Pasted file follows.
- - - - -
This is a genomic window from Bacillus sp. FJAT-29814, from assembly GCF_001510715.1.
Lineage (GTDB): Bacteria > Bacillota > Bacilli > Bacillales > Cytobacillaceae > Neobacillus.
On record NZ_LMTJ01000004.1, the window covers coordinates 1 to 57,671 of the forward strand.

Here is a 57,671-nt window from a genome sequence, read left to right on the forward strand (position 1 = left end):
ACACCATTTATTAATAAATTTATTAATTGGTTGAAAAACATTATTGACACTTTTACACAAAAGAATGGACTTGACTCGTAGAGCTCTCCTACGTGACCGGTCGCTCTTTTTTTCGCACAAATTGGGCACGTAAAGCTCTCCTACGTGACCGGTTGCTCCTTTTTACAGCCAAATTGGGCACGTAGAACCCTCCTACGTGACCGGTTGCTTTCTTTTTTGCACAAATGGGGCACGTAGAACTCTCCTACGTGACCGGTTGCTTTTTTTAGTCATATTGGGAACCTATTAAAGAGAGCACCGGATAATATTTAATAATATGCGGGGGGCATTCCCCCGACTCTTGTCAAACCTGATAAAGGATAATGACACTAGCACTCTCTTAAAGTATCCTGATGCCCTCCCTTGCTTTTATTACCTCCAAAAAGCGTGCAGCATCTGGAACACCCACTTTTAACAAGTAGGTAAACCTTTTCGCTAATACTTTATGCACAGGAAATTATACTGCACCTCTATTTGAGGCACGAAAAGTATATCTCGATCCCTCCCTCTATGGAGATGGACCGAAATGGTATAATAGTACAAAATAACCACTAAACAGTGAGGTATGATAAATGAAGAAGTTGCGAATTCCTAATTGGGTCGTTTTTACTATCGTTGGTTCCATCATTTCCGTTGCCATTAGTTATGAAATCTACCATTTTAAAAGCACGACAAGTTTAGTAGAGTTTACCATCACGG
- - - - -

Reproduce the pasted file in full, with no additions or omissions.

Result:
This is a genomic window from Bacillus sp. FJAT-29814, from assembly GCF_001510715.1.
Lineage (GTDB): Bacteria > Bacillota > Bacilli > Bacillales > Cytobacillaceae > Neobacillus.
On record NZ_LMTJ01000004.1, the window covers coordinates 1 to 57,671 of the forward strand.

Here is a 57,671-nt window from a genome sequence, read left to right on the forward strand (position 1 = left end):
ACACCATTTATTAATAAATTTATTAATTGGTTGAAAAACATTATTGACACTTTTACACAAAAGAATGGACTTGACTCGTAGAGCTCTCCTACGTGACCGGTCGCTCTTTTTTTCGCACAAATTGGGCACGTAAAGCTCTCCTACGTGACCGGTTGCTCCTTTTTACAGCCAAATTGGGCACGTAGAACCCTCCTACGTGACCGGTTGCTTTCTTTTTTGCACAAATGGGGCACGTAGAACTCTCCTACGTGACCGGTTGCTTTTTTTAGTCATATTGGGAACCTATTAAAGAGAGCACCGGATAATATTTAATAATATGCGGGGGGCATTCCCCCGACTCTTGTCAAACCTGATAAAGGATAATGACACTAGCACTCTCTTAAAGTATCCTGATGCCCTCCCTTGCTTTTATTACCTCCAAAAAGCGTGCAGCATCTGGAACACCCACTTTTAACAAGTAGGTAAACCTTTTCGCTAATACTTTATGCACAGGAAATTATACTGCACCTCTATTTGAGGCACGAAAAGTATATCTCGATCCCTCCCTCTATGGAGATGGACCGAAATGGTATAATAGTACAAAATAACCACTAAACAGTGAGGTATGATAAATGAAGAAGTTGCGAATTCCTAATTGGGTCGTTTTTACTATCGTTGGTTCCATCATTTCCGTTGCCATTAGTTATGAAATCTACCATTTTAAAAGCACGACAAGTTTAGTAGAGTTTACCATCACGG